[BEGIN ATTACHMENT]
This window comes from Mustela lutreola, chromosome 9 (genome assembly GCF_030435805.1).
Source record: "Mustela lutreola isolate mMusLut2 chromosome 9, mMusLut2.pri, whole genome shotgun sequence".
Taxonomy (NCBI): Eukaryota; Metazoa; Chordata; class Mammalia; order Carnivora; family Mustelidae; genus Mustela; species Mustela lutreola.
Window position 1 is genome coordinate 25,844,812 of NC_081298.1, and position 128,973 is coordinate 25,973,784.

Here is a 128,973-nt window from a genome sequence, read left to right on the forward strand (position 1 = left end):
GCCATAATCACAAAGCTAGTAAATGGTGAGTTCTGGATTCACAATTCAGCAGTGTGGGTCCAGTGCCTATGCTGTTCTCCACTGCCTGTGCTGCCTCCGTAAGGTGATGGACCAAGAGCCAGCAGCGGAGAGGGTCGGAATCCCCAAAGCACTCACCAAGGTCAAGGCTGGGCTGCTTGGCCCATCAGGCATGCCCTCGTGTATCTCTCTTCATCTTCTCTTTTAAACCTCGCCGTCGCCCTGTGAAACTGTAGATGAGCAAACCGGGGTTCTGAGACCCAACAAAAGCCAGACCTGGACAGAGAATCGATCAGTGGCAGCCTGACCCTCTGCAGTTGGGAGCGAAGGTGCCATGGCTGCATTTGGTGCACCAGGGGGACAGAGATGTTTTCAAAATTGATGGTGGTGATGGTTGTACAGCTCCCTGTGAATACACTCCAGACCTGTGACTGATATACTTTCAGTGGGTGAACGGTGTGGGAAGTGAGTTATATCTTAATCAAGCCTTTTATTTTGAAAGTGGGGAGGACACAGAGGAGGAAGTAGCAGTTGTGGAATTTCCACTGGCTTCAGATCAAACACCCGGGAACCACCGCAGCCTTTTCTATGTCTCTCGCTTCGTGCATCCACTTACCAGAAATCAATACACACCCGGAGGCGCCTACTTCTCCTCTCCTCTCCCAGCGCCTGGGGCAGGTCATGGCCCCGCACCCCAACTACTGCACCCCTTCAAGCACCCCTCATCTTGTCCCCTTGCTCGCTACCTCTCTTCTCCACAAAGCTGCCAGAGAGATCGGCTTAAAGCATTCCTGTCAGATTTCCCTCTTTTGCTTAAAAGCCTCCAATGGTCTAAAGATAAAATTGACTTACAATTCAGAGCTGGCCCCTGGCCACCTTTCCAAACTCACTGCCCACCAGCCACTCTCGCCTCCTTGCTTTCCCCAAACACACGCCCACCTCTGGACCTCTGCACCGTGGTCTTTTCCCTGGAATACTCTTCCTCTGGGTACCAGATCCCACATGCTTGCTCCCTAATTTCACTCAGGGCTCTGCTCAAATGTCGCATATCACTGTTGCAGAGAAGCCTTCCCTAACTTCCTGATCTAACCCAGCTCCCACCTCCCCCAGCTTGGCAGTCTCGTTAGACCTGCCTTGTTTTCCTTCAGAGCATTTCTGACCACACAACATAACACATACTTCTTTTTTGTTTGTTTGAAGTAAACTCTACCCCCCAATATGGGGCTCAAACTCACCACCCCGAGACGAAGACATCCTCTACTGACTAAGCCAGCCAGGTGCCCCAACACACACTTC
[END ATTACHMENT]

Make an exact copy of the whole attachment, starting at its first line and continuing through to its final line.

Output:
This window comes from Mustela lutreola, chromosome 9 (genome assembly GCF_030435805.1).
Source record: "Mustela lutreola isolate mMusLut2 chromosome 9, mMusLut2.pri, whole genome shotgun sequence".
Taxonomy (NCBI): Eukaryota; Metazoa; Chordata; class Mammalia; order Carnivora; family Mustelidae; genus Mustela; species Mustela lutreola.
Window position 1 is genome coordinate 25,844,812 of NC_081298.1, and position 128,973 is coordinate 25,973,784.

Here is a 128,973-nt window from a genome sequence, read left to right on the forward strand (position 1 = left end):
GCCATAATCACAAAGCTAGTAAATGGTGAGTTCTGGATTCACAATTCAGCAGTGTGGGTCCAGTGCCTATGCTGTTCTCCACTGCCTGTGCTGCCTCCGTAAGGTGATGGACCAAGAGCCAGCAGCGGAGAGGGTCGGAATCCCCAAAGCACTCACCAAGGTCAAGGCTGGGCTGCTTGGCCCATCAGGCATGCCCTCGTGTATCTCTCTTCATCTTCTCTTTTAAACCTCGCCGTCGCCCTGTGAAACTGTAGATGAGCAAACCGGGGTTCTGAGACCCAACAAAAGCCAGACCTGGACAGAGAATCGATCAGTGGCAGCCTGACCCTCTGCAGTTGGGAGCGAAGGTGCCATGGCTGCATTTGGTGCACCAGGGGGACAGAGATGTTTTCAAAATTGATGGTGGTGATGGTTGTACAGCTCCCTGTGAATACACTCCAGACCTGTGACTGATATACTTTCAGTGGGTGAACGGTGTGGGAAGTGAGTTATATCTTAATCAAGCCTTTTATTTTGAAAGTGGGGAGGACACAGAGGAGGAAGTAGCAGTTGTGGAATTTCCACTGGCTTCAGATCAAACACCCGGGAACCACCGCAGCCTTTTCTATGTCTCTCGCTTCGTGCATCCACTTACCAGAAATCAATACACACCCGGAGGCGCCTACTTCTCCTCTCCTCTCCCAGCGCCTGGGGCAGGTCATGGCCCCGCACCCCAACTACTGCACCCCTTCAAGCACCCCTCATCTTGTCCCCTTGCTCGCTACCTCTCTTCTCCACAAAGCTGCCAGAGAGATCGGCTTAAAGCATTCCTGTCAGATTTCCCTCTTTTGCTTAAAAGCCTCCAATGGTCTAAAGATAAAATTGACTTACAATTCAGAGCTGGCCCCTGGCCACCTTTCCAAACTCACTGCCCACCAGCCACTCTCGCCTCCTTGCTTTCCCCAAACACACGCCCACCTCTGGACCTCTGCACCGTGGTCTTTTCCCTGGAATACTCTTCCTCTGGGTACCAGATCCCACATGCTTGCTCCCTAATTTCACTCAGGGCTCTGCTCAAATGTCGCATATCACTGTTGCAGAGAAGCCTTCCCTAACTTCCTGATCTAACCCAGCTCCCACCTCCCCCAGCTTGGCAGTCTCGTTAGACCTGCCTTGTTTTCCTTCAGAGCATTTCTGACCACACAACATAACACATACTTCTTTTTTGTTTGTTTGAAGTAAACTCTACCCCCCAATATGGGGCTCAAACTCACCACCCCGAGACGAAGACATCCTCTACTGACTAAGCCAGCCAGGTGCCCCAACACACACTTC